At the risk of making an erroneous assumption about him -- though likely a safe one, after countless observations of the type -- I'd be willing to bet he's part of the general "lycra speed set" that never, ever, ever stops at posted Stop signs while biking in vehicle traffic lanes...

It remains a mystery to me how he'd reconcile that particular world-view... To be completely fine with hurling "cheater!" as an insult to a total stranger, presumably driven by some lofty, self-righteous definition of Cycling, but then go out and willfully, knowingly, constantly cheat on every ride -- with a form of cheating that requires breaking the actual law of the land at every Stop sign or red light -- all in the name of, presumably, protecting one's precious cadence, inertia, total ride time, average speed, or Strava brags, etc...
 

CodyDog

Well-Known Member
I have not heard it in a mean way, but more of a kidding manner. If someone who doesn't bike at all refers to "cheating", I just smile and ask them where's their bike? As far as my roadie friends, I just think they're subconsciously trying defend their $10K purchase, unusual clothing choices and the fact that I can pass them on the hills.

With advent of the ebike, a new kind of threat has come upon the traditional Road Warriors. Our ebikes garner a lot of attention while theirs just get passed bye with no attention given. We don't see it as a threat but some of these guys don't want to accept change in the biking industry or sport. Holding on to traditional (this is the way we always pedaled) biking ideas has to be a challenge and pain in the seat for these folks ( the ones that call us cheaters). Okay, maybe this is stretch or maybe not.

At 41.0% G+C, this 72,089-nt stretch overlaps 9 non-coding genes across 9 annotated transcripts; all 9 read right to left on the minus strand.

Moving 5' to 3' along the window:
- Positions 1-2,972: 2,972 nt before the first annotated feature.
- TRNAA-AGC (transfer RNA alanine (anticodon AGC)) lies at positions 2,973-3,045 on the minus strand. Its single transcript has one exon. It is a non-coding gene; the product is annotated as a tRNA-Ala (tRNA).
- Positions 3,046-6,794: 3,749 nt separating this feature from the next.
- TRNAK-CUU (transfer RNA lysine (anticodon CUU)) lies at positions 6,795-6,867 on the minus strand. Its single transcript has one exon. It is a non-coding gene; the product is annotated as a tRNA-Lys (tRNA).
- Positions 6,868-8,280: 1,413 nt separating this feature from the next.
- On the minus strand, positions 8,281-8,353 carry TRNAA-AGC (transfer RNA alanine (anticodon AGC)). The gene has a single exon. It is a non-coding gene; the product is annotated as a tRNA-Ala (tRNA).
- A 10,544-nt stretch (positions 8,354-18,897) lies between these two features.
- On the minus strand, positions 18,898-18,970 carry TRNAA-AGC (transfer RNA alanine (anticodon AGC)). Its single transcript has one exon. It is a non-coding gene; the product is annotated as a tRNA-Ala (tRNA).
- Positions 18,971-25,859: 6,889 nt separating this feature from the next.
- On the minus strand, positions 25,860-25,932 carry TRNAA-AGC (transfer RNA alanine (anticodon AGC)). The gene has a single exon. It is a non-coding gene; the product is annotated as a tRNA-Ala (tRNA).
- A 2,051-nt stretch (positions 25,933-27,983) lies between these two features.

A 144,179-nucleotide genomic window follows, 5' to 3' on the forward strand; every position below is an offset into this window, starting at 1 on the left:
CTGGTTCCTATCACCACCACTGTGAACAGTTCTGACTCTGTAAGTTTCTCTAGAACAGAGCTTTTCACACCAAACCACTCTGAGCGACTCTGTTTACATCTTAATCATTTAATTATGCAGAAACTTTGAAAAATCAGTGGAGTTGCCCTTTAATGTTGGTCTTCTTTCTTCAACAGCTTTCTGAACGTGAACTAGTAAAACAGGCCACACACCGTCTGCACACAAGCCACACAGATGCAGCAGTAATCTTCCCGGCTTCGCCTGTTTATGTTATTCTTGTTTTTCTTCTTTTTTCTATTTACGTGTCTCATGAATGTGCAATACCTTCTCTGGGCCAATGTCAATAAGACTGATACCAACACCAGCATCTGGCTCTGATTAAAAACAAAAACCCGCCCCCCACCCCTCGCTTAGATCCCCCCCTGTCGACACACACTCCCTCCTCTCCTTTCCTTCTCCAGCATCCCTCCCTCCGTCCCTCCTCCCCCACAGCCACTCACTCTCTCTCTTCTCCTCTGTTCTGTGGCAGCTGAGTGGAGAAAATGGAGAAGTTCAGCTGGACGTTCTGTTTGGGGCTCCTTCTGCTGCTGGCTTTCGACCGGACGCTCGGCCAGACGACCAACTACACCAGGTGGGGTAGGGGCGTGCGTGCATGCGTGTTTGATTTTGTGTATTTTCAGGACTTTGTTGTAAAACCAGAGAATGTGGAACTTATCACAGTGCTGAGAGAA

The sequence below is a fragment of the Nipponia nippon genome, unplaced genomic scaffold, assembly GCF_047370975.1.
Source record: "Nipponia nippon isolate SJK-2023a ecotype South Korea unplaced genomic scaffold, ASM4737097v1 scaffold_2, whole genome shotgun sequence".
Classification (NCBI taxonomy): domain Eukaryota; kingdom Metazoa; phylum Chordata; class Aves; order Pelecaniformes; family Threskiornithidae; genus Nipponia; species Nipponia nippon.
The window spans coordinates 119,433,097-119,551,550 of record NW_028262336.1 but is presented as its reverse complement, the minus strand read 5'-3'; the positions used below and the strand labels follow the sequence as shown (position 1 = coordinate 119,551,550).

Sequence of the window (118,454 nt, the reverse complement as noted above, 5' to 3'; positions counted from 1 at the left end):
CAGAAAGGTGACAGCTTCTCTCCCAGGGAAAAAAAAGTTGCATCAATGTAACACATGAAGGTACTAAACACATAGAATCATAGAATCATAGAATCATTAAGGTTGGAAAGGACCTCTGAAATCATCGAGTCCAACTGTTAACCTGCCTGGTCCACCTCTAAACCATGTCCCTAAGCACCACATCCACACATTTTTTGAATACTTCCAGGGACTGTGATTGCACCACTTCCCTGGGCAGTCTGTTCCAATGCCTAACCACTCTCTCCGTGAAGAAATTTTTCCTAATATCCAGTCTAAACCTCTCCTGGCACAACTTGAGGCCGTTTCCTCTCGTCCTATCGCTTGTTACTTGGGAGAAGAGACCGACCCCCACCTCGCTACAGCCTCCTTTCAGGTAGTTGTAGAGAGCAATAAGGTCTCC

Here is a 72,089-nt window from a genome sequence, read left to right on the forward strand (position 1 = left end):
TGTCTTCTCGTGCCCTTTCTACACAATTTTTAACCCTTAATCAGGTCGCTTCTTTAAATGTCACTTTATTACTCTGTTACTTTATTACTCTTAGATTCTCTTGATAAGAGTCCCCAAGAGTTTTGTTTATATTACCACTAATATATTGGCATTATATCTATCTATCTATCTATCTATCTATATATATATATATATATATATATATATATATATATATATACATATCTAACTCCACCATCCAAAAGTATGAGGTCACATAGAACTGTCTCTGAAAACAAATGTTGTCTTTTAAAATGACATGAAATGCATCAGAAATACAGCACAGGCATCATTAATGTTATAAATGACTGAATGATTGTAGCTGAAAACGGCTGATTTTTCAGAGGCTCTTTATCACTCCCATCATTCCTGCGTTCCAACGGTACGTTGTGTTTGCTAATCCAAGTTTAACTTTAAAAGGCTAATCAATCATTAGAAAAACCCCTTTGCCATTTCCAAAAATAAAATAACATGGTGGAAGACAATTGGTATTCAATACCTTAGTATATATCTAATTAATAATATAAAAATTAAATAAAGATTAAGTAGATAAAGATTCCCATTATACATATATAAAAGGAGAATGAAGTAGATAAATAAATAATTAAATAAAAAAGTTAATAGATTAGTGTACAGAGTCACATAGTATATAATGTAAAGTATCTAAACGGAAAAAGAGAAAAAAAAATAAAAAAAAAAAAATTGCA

larry-new

Active Member
It's funny how I got into e bikes. Actually it was from seeing how the Amish use them here in Ohio. The bike shop I got my Magnum at is in the heart of our Amish country. ?
I used the Amish not to illustrate the difference between fixed and multiple gears, but between e bikes and push bikes!
Resistance to change is ok, but don't drive your gas guzzler and dis a Prius.
 

JimFMB

Member
I spend quite a bit of time in the summer going through Amish communities in Indiana. I also have a friend that was from an Amish family. He is now a sinner (LOL).
I have a lot of respect for the convictions of their following, but the rules vary from the various Amish groups. I don’t try to rationalize their rules. A month ago I saw two Amish horse carriages pulling boats that had 20hp outboard motors. I just found it curious that a horse is being used to pull a boat that has a motor on it. Lots of them on bicycles—-i have not seen one with an ebike yet—and fortunately some of the communities have bike/carriage lanes.
 

PDoz

Well-Known Member
Last month, I was support rider for a school mtb ride. One of the kids was WAY out of his league amongst the advanced group - holding everyone up on the hills etc. So I offered a bike swap so he could catch up / have some fun. TWICE he declined, calling it cheating. I still don't know if he was stubborn or just determined, but he didn't win any freinds that day!

Ironically, the top level riders had jumped at the opportunity to ride my ebike - they had nothing to prove, I guess.
 

JayVee

Well-Known Member
How can I be cheating - I'm not in a race?
No need to look any further. :eek:
That’s precisely the cause of your problem. What they’re really trying to tell you is that you’re hogging the lane... That’s a cardinal sin. :oops:

Chip your bike and no one will utter a single word any more. :cool: